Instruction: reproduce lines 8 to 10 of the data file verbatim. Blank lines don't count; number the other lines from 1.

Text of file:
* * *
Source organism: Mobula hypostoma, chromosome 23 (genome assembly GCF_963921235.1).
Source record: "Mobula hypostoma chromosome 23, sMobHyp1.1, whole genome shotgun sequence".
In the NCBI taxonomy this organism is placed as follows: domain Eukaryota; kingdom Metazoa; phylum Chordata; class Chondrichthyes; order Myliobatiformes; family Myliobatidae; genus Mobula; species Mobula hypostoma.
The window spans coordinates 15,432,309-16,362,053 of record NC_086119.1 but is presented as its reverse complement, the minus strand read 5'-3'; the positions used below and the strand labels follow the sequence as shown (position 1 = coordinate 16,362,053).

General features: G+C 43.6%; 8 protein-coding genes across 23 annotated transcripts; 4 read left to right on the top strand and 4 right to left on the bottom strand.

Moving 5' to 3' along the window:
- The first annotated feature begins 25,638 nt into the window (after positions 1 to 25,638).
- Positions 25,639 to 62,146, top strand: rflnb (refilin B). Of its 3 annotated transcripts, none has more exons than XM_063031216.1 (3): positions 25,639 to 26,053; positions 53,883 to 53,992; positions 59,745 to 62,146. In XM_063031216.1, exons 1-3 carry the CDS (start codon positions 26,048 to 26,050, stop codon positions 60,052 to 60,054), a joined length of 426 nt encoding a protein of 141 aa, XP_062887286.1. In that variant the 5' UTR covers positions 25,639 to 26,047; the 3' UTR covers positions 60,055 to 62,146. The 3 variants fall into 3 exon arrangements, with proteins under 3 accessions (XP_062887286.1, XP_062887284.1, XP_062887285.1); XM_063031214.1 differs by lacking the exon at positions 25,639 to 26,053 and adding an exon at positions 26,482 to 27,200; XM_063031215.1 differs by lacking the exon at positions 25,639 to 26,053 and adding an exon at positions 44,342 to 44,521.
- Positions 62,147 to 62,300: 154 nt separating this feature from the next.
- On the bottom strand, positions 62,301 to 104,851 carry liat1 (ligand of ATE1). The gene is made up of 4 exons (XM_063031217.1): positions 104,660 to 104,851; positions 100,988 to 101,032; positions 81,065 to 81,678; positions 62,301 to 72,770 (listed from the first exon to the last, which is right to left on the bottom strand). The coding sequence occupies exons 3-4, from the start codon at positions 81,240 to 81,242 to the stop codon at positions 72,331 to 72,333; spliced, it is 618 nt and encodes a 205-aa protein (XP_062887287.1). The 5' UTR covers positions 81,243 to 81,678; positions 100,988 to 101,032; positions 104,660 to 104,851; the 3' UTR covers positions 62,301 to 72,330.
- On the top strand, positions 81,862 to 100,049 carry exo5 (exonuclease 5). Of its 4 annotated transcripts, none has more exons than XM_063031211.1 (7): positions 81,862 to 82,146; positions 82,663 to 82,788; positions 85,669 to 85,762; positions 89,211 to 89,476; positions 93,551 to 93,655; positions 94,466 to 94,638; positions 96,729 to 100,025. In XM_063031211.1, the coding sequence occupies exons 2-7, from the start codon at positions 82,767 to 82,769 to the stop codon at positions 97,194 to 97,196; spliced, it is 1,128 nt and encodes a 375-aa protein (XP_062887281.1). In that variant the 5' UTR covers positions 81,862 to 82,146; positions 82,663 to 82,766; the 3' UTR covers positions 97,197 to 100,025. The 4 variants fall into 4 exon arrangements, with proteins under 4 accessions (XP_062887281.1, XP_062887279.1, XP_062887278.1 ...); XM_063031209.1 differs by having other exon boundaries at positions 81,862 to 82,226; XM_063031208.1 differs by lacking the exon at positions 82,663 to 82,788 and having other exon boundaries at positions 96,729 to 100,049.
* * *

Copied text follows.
- Positions 25,639 to 62,146, top strand: rflnb (refilin B). Of its 3 annotated transcripts, none has more exons than XM_063031216.1 (3): positions 25,639 to 26,053; positions 53,883 to 53,992; positions 59,745 to 62,146. In XM_063031216.1, exons 1-3 carry the CDS (start codon positions 26,048 to 26,050, stop codon positions 60,052 to 60,054), a joined length of 426 nt encoding a protein of 141 aa, XP_062887286.1. In that variant the 5' UTR covers positions 25,639 to 26,047; the 3' UTR covers positions 60,055 to 62,146. The 3 variants fall into 3 exon arrangements, with proteins under 3 accessions (XP_062887286.1, XP_062887284.1, XP_062887285.1); XM_063031214.1 differs by lacking the exon at positions 25,639 to 26,053 and adding an exon at positions 26,482 to 27,200; XM_063031215.1 differs by lacking the exon at positions 25,639 to 26,053 and adding an exon at positions 44,342 to 44,521.
- Positions 62,147 to 62,300: 154 nt separating this feature from the next.
- On the bottom strand, positions 62,301 to 104,851 carry liat1 (ligand of ATE1). The gene is made up of 4 exons (XM_063031217.1): positions 104,660 to 104,851; positions 100,988 to 101,032; positions 81,065 to 81,678; positions 62,301 to 72,770 (listed from the first exon to the last, which is right to left on the bottom strand). The coding sequence occupies exons 3-4, from the start codon at positions 81,240 to 81,242 to the stop codon at positions 72,331 to 72,333; spliced, it is 618 nt and encodes a 205-aa protein (XP_062887287.1). The 5' UTR covers positions 81,243 to 81,678; positions 100,988 to 101,032; positions 104,660 to 104,851; the 3' UTR covers positions 62,301 to 72,330.